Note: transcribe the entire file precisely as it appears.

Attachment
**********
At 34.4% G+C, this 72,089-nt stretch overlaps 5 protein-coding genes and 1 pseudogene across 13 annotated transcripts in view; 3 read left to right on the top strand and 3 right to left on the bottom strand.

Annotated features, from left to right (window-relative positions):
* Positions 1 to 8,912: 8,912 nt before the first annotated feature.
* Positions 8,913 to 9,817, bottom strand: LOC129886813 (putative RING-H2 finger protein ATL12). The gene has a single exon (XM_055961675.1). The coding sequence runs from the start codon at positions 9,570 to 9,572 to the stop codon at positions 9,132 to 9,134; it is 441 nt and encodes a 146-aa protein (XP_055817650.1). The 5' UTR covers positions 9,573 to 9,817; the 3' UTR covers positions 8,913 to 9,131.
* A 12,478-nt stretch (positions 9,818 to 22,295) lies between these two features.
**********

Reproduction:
At 34.4% G+C, this 72,089-nt stretch overlaps 5 protein-coding genes and 1 pseudogene across 13 annotated transcripts in view; 3 read left to right on the top strand and 3 right to left on the bottom strand.

Annotated features, from left to right (window-relative positions):
* Positions 1 to 8,912: 8,912 nt before the first annotated feature.
* Positions 8,913 to 9,817, bottom strand: LOC129886813 (putative RING-H2 finger protein ATL12). The gene has a single exon (XM_055961675.1). The coding sequence runs from the start codon at positions 9,570 to 9,572 to the stop codon at positions 9,132 to 9,134; it is 441 nt and encodes a 146-aa protein (XP_055817650.1). The 5' UTR covers positions 9,573 to 9,817; the 3' UTR covers positions 8,913 to 9,131.
* A 12,478-nt stretch (positions 9,818 to 22,295) lies between these two features.